Friday, May 29, 2009

The Day Evan Earned His Wings

Part II

The next morning, Noah came into our room and woke us up. Being the fact that Evan was up coughing, I wanted to let him sleep. We all went downstairs to eat breakfast. 8:00 came and Evan was still not up. I was sitting on the couch with a very unsettled feeling. I grabbed Noah and we started up the stairs to Evan's room. We walked into his room calling Evan's name. Evan was sleeping on the top of his bunk bed facing the wall. I said to him, "Evan! It's time to get up!" I knew instantly that something was wrong! I pushed on his little back and felt the coldness through his shirt. I then stepped up on the side of the bed in a panic and saw my precious little boy just laying there. I touched his arm and he was so cold and stiff. His color was very yellow with purple spots all over his face. I began screaming hysterically. I kept telling Evan to wake up and that he had a ballgame to get ready for! In my mind, I thought that Nate would be able to wake him and that this wasn't really happening. Nate came running up the stairs and rushed into Evan's room. I remember pacing back and forth screaming what happened? Nate was yelling over and over "oh God not my son!" Our precious little boy was gone and there was nothing anyone could do to save him. Our lives were shattered!

Nate told me to call 911. I remember making the call, but I have no idea what I told them. The next thing we knew, our house was flooded with cops, pastors, family, friends, and worst of all, the coroner. This was and still is every parents worst nightmare. How could our child just have died in his bed where he is suppose to be the safest? How could this have been our Evan? Experiencing true "shock" is such a terrible feeling. The police officers and coroners were questioning us about fevers, medicine, and whatever else they could think of. We were treated with nothing but respect and compassion the entire time.

I kept thinking that someone was truly going to wake me up from this dreadful nightmare. How could this have happened?? The coroner bent down to me asking about medication and what I gave Evan. Cough medicine and motrin were the only two. I remember asking him who he was. He replied, "honey, I am the coroner." Reality set in! This was very much real and happening to my family. My emotional state turned from shock to complete hysteria. I don't remember much after that, but I remember hyperventilating and seeing everyone's shoes because I couldn't get up off the floor. I also remember screaming at the coroner that Evan needed to eat breakfast before they took him. In times of sheer tragedy, I don't think the mind is capable of working right. And also, Evan was suppose to have a T-ball game, not an autopsy. The mere thought is absolutely horrific! I know that it had to be done, but the thought of that was enough to make anyone crazy.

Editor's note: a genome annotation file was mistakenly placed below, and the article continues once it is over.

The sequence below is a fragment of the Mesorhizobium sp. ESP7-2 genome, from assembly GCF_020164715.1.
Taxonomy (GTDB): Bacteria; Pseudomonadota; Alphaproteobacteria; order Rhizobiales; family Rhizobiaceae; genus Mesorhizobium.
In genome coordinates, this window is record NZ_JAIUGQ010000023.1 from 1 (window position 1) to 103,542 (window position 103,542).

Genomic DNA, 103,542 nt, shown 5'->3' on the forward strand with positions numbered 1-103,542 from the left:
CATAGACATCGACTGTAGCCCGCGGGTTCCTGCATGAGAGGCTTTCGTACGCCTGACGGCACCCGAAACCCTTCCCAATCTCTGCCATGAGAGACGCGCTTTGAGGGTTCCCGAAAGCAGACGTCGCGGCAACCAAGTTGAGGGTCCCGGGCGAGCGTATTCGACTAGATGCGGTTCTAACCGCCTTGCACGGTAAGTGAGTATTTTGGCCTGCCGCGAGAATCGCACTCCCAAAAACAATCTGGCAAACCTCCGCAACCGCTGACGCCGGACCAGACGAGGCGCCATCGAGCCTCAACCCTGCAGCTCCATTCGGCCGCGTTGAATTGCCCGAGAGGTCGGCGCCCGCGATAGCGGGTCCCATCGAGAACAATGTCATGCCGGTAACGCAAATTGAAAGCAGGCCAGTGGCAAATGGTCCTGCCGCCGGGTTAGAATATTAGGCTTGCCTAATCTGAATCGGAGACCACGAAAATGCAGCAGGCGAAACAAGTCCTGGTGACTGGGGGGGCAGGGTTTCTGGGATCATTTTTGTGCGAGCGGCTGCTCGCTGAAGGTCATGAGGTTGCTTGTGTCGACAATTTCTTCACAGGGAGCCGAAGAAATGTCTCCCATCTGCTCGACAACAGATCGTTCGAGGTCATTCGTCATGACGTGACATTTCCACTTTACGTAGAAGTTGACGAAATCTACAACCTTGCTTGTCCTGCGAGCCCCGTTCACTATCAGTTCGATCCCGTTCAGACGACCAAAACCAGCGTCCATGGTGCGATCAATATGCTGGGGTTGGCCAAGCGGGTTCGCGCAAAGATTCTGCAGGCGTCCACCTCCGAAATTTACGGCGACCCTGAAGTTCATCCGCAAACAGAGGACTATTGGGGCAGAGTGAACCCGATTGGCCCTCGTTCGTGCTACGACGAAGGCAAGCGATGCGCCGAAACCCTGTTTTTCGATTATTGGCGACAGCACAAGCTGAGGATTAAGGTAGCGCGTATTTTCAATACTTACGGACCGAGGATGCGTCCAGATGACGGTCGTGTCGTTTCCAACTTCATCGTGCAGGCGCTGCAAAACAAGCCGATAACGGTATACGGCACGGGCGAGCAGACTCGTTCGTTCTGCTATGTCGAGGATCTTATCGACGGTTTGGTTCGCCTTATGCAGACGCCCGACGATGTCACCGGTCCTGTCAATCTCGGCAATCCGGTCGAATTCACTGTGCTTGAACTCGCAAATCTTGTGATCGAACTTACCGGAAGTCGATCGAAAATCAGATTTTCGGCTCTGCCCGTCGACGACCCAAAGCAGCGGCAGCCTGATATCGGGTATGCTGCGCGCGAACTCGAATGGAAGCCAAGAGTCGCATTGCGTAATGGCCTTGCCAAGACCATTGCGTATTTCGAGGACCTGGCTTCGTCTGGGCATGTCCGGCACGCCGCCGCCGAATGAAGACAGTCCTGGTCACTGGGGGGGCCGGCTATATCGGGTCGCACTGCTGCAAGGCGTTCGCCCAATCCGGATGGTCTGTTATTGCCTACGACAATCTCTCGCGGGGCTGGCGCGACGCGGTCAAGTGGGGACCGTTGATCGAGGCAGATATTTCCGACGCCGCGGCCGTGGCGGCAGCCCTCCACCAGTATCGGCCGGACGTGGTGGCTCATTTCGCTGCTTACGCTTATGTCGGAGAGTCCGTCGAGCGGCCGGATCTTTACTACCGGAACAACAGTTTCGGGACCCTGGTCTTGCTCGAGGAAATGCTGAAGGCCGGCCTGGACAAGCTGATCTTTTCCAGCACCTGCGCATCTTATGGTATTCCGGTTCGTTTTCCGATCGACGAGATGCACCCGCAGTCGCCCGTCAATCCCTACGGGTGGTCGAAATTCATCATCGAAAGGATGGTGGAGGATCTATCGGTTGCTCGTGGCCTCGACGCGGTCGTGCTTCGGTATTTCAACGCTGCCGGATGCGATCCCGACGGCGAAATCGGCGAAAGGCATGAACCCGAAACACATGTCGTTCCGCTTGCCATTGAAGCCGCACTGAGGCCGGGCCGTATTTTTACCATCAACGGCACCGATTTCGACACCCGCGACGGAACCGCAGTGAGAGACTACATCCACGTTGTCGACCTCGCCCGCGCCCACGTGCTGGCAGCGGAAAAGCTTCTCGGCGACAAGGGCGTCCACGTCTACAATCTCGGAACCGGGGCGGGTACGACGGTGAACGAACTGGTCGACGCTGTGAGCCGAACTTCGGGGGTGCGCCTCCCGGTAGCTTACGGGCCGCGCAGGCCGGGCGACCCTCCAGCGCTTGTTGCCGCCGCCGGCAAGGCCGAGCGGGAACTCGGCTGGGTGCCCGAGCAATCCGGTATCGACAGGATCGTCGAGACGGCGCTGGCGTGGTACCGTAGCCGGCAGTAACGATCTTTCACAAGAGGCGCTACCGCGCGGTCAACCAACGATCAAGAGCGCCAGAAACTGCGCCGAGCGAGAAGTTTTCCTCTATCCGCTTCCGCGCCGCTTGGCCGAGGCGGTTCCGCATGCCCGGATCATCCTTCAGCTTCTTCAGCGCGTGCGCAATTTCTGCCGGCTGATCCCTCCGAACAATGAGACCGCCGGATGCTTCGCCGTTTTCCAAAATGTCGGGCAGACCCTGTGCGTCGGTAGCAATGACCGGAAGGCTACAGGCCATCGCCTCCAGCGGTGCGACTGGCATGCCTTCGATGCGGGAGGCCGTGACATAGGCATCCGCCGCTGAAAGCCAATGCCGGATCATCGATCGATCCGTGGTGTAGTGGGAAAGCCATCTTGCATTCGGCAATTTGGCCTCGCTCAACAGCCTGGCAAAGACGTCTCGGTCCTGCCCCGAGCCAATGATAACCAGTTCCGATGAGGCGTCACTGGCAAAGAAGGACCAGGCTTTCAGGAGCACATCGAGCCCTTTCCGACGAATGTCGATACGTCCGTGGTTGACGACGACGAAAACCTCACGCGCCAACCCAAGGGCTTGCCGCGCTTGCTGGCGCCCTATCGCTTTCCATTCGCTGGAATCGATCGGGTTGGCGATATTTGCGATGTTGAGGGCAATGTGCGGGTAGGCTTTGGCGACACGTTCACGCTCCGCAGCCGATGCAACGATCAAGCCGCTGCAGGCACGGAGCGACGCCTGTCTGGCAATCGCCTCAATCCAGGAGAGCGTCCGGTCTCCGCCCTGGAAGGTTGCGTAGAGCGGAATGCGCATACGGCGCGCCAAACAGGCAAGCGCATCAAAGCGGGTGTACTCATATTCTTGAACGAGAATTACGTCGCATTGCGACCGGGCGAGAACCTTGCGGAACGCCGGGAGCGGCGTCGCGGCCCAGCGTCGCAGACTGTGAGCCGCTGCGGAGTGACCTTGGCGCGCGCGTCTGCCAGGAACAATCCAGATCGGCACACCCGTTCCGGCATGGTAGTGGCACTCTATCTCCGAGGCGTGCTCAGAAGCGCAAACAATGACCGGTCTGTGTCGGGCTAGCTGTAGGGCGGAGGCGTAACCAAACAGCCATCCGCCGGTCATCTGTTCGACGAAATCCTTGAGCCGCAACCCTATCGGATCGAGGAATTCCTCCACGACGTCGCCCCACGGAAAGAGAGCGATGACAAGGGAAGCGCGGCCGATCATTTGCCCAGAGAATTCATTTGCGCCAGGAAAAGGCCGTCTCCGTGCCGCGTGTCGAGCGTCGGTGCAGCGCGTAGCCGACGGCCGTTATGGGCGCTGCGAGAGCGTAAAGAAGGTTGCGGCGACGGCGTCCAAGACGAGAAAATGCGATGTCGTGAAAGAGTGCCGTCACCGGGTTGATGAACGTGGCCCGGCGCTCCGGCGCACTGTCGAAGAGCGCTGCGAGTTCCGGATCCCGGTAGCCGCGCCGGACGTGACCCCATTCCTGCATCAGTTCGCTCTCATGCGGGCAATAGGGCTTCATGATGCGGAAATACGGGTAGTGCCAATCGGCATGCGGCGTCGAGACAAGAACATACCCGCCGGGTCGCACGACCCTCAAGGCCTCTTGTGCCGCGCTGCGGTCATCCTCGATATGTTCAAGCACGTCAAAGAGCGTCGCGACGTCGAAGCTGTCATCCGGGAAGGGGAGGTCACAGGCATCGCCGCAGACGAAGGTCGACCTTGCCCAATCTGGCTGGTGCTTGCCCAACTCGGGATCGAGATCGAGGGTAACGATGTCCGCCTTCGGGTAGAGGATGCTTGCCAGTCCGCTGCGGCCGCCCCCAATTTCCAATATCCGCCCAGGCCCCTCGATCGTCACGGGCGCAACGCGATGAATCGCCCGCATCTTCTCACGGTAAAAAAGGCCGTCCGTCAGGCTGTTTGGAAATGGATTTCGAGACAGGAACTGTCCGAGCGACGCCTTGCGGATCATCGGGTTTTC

Usually the scene of the "event" is suppose to be preserved. They were incredibly gracious to us and let our family go back up to his room and say goodbye before taking him. I crawled in his bed and looked at his innocent little face. Tearful and shaking horribly, I told him that I loved him very much and I was so sorry I couldn't save him. I kissed his cold little cheek. Nate talked to him also, but I don't' remember much of what he said. Everyone stood in a circle and prayed. My little boy was being taken away, never to come back and sleep in his own room.

The following days were such a whirlwind! It was like walking through a tornado and everyone was spinning around us. I couldn't even comprehend anything anyone said. We were suppose to be heading to Disney World, and there we were, sitting in a funeral home picking out Evan's casket! Tragedy struck our perfect little family. How were we going to plan a funeral for our 6-year old? More importantly, how do we live the rest of our lives without Evan???


Kim said...

Baby steps.
I kept asking the question of how I was going to live the rest of my life without my son and another bereaved mom said I had to let that thought go. I had to instead concentrate on taking baby steps, getting through one day, one moment, sometimes just one breath. I have tried hard to do that and it is only in looking back over the past two years that I can see that my baby steps have taken me along this path.
Your story echoed my own. My son, age 19, died in his sleep from accidental carbon monoxide poisoning. He died in the safety of his bed.
My heart goes out to you today.

Kari said...

Thank you for sharing your story - I had no idea that you were able to hold him and comfort him that night. What a tremendous gift you were given without realizing it. You are so brave and I wish you strenghy every day to get through this! Not a day goes by that my thoughts don't turn to you and your family. I wish you all peace and tranquility Daven!

Anonymous said...

Oh girl, you've got me bawling in tears thinking about that day. We couldn't imagine how terrible it was for you and your family, and yet seeing you go through it was so terrible...since we couldn't make it better. Hugs hun. Evan was and is a light to all who knew him and see his precious smile.

Lindsey's mom said...

I am in have been through so much. My last words I heard from my daughter were "Im scared" before they took her for her emergency craniotomy. It is baby has been almost 4 years for me and I still have bad is a path that everyone travels so differently. Thank you for your courage and for sharing the life and the death of you little angel.

"While we try and teach our children all about life, our children teach us what life is all about."